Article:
|Rich Mingin (PLUG) on 5 Jan 2016 07:48:43 -0800|
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|Re: [PLUG] password safe|
On Tue, Jan 5, 2016 at 9:39 AM, Thomas Delrue <email@example.com> wrote:
> I'm always surprised and flabbergasted at anyone (I'm not picking on you
> specifically, Rich) who uploads their passwords to anything online. Has
> no-one heard of OpSec and ComSec anymore?
I don't work with any data which is sensitive to national security. I
don't need the same level of security as somebody whose data is being
actively pursued by the KGB.
> P.S.: Don't retort with "it's not so bad if someone grabs my login data"
> unless you are willing to share at least the following with this mailing
> list over cleartext: you SSN, your birth date, login credentials to all
> your e-mail accounts, bank accounts, and social media accounts.
Don't post on this thread at all without letting me screen your post
in advance. Yup, it sounds just as rude when I dictate what you
are/aren't allowed to say in a discussion.
The reality is that if I didn't use Lastpass I'd probably end up doing
something far less secure, like using the same password on multiple
sites. I have no idea what those sites do with my password when I hit
submit on a form. I have no reason to believe my login credentials
are any more secure in Facebook's hands than they are in Lastpass's.
I certainly don't consider Lastpass the most secure way to handle
passwords. I certainly don't consider passwords themselves the most
secure way to handle authentication.
> But I guess it's /convenient/, right?
That's the thing. ALL security is in conflict with both convenience
and cost. There is nothing scandalous about trading off security for
convenience, because that is something we do every day. We should
certainly make an informed decision about such compromises, but you're
always making them.
For example, the fact that you're even using a password is a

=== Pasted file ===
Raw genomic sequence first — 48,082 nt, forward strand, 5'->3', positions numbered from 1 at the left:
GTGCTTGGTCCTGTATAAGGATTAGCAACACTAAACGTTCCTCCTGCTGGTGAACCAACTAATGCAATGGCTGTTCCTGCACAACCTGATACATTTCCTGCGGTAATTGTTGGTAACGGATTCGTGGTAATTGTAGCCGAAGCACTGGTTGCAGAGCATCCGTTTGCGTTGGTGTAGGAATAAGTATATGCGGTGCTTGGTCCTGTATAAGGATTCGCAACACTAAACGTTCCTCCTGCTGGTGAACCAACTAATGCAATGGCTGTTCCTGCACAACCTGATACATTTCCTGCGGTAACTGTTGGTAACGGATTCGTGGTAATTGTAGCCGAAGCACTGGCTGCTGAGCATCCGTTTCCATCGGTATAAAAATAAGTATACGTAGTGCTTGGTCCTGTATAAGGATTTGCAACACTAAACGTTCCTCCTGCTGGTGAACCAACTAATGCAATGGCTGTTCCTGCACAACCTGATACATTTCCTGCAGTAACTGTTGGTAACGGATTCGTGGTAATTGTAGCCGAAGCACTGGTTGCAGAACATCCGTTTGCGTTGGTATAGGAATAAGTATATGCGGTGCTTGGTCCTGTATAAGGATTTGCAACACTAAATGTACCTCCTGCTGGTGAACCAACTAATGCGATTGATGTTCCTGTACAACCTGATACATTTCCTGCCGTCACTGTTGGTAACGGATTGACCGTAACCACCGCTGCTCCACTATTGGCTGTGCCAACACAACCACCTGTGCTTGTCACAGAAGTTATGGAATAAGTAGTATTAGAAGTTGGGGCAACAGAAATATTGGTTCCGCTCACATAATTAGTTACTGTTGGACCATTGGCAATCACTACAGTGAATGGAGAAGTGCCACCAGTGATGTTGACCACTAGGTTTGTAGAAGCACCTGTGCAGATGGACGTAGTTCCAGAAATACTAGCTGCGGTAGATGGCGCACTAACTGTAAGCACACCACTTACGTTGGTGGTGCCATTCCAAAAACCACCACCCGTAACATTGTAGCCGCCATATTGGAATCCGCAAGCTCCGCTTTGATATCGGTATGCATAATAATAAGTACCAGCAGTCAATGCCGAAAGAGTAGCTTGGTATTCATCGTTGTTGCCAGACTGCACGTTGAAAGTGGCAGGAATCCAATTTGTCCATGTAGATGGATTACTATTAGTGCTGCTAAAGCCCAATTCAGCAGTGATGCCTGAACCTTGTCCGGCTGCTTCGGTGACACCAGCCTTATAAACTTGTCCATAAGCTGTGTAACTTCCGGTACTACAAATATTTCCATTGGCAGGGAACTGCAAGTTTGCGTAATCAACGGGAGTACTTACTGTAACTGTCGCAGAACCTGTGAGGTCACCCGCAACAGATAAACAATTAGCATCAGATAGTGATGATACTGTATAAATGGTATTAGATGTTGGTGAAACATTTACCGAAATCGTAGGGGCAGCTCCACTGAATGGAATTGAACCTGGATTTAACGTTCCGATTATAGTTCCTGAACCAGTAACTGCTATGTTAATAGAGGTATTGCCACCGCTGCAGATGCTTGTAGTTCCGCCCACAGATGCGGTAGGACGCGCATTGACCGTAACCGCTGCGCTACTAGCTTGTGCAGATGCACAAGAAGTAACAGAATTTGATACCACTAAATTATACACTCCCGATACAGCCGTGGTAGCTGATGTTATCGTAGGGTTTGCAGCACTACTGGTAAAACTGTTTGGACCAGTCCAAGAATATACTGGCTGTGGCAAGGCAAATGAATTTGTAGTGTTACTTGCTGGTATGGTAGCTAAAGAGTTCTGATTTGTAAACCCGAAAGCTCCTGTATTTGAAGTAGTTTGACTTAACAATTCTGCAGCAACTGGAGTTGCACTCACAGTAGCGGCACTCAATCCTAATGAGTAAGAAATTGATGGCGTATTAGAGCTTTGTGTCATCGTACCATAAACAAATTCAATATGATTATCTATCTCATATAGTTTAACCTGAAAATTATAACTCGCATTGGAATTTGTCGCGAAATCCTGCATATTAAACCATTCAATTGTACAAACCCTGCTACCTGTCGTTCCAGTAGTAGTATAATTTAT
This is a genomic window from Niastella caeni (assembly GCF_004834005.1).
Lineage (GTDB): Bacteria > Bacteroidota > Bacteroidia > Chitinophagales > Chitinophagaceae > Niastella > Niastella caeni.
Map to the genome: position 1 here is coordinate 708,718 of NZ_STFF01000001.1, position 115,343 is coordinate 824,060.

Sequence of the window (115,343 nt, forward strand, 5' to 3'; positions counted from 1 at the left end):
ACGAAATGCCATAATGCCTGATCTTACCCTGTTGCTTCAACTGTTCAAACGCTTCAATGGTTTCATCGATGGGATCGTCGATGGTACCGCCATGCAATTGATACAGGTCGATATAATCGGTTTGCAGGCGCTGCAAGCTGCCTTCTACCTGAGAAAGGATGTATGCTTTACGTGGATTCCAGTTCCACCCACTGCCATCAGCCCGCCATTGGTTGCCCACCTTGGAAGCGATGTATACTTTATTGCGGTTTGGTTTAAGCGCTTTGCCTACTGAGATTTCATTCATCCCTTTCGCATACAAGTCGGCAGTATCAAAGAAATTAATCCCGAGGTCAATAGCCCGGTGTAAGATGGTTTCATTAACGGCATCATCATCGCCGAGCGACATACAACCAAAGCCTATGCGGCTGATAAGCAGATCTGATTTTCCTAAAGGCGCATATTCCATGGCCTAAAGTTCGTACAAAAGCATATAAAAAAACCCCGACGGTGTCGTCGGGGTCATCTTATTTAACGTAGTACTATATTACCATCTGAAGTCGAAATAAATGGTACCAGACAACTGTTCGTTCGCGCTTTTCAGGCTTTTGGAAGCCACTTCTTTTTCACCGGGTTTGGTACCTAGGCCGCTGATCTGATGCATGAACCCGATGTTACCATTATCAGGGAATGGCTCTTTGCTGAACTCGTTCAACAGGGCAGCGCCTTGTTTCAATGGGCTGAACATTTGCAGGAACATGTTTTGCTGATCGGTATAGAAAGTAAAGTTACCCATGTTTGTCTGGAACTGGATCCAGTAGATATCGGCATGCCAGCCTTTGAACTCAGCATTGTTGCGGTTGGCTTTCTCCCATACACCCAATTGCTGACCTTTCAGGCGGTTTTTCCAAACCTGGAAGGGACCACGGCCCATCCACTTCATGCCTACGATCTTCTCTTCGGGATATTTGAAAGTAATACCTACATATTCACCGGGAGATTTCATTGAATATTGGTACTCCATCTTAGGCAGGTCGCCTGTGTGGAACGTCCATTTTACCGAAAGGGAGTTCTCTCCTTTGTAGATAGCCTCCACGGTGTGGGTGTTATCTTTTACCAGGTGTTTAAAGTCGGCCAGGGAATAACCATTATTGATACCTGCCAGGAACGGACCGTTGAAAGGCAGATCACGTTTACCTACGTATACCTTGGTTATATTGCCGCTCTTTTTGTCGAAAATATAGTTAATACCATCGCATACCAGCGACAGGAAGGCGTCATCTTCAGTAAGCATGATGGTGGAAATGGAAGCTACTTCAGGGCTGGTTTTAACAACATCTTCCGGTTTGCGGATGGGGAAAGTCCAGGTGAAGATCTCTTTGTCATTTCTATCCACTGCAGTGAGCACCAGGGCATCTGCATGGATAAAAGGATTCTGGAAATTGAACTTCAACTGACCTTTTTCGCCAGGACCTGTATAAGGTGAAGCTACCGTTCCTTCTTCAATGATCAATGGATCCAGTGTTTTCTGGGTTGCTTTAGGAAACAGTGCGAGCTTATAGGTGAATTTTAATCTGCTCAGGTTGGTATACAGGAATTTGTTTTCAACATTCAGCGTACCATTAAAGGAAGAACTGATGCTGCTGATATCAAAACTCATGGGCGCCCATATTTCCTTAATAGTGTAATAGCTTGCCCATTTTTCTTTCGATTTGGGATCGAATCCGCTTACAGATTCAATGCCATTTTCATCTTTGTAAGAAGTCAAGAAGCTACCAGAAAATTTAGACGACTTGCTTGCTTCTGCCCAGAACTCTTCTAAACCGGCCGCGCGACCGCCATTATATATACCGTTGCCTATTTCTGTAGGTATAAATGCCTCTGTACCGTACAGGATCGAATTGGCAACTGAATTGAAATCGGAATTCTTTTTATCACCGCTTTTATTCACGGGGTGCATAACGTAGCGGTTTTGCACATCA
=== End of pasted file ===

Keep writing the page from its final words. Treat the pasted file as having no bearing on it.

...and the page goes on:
compromise. You do realize that you could use RSA or two-factor
(which is typically just a user-friendly version of RSA/etc)? Just
exclusively online service providers that allow this method of
authentication and you'll be more secure. Of course, that is highly
inconvenient, so we compromise.
By using Lastpass I can easily use random passwords for all of my
accounts, and easily change them. I still have some old legacy
accounts that have less secure passwords, and when I'm feeling bored
on a weekend I'll take half a dozen of them and change them to random
passwords, which are my preferred way to handle new accounts. I don't
care if the mobile app wants to prompt me for my 15-char random
password every time I use it, because it auto-fills.
So, while I wouldn't say that Lastpass is the most secure solution
around, I would say that it is probably the most secure solution 99%
of users would be willing to use. For $12/yr or whatever it is a
pretty good deal, IMO. They've also been very transparent about past
breaches. It remains to be seen if the change in ownership changes
this, and I'll certainly be keeping my else open. If there is a
better FOSS solution that can handle both Android application password
prompts and chrome browser fields (on a Chromebook) I'm certainly
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